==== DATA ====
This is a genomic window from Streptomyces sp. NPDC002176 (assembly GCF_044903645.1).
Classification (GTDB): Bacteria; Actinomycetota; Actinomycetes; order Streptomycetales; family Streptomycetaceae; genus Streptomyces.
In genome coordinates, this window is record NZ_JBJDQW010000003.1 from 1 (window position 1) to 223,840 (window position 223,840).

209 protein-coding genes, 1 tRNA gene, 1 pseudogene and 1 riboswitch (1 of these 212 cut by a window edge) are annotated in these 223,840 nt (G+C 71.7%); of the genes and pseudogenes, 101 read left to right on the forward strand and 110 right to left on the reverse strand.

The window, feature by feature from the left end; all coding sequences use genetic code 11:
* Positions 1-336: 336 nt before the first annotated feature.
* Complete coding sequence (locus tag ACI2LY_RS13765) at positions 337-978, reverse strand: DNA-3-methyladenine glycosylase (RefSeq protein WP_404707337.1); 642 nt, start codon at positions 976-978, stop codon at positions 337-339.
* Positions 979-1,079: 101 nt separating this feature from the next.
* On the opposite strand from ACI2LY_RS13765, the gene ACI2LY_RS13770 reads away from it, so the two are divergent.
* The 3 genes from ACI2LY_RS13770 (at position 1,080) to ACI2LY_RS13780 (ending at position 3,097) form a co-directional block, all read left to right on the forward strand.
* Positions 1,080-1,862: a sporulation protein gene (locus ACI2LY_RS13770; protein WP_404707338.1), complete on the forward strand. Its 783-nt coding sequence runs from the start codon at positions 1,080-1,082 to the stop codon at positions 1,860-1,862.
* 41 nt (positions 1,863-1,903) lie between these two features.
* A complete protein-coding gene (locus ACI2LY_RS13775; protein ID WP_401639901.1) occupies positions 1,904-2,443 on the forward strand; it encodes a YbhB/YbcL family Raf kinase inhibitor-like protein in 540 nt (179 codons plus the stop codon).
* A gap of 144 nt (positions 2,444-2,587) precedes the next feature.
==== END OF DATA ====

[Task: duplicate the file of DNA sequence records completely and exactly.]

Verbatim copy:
This is a genomic window from Streptomyces sp. NPDC002176 (assembly GCF_044903645.1).
Classification (GTDB): Bacteria; Actinomycetota; Actinomycetes; order Streptomycetales; family Streptomycetaceae; genus Streptomyces.
In genome coordinates, this window is record NZ_JBJDQW010000003.1 from 1 (window position 1) to 223,840 (window position 223,840).

209 protein-coding genes, 1 tRNA gene, 1 pseudogene and 1 riboswitch (1 of these 212 cut by a window edge) are annotated in these 223,840 nt (G+C 71.7%); of the genes and pseudogenes, 101 read left to right on the forward strand and 110 right to left on the reverse strand.

The window, feature by feature from the left end; all coding sequences use genetic code 11:
* Positions 1-336: 336 nt before the first annotated feature.
* Complete coding sequence (locus tag ACI2LY_RS13765) at positions 337-978, reverse strand: DNA-3-methyladenine glycosylase (RefSeq protein WP_404707337.1); 642 nt, start codon at positions 976-978, stop codon at positions 337-339.
* Positions 979-1,079: 101 nt separating this feature from the next.
* On the opposite strand from ACI2LY_RS13765, the gene ACI2LY_RS13770 reads away from it, so the two are divergent.
* The 3 genes from ACI2LY_RS13770 (at position 1,080) to ACI2LY_RS13780 (ending at position 3,097) form a co-directional block, all read left to right on the forward strand.
* Positions 1,080-1,862: a sporulation protein gene (locus ACI2LY_RS13770; protein WP_404707338.1), complete on the forward strand. Its 783-nt coding sequence runs from the start codon at positions 1,080-1,082 to the stop codon at positions 1,860-1,862.
* 41 nt (positions 1,863-1,903) lie between these two features.
* A complete protein-coding gene (locus ACI2LY_RS13775; protein ID WP_401639901.1) occupies positions 1,904-2,443 on the forward strand; it encodes a YbhB/YbcL family Raf kinase inhibitor-like protein in 540 nt (179 codons plus the stop codon).
* A gap of 144 nt (positions 2,444-2,587) precedes the next feature.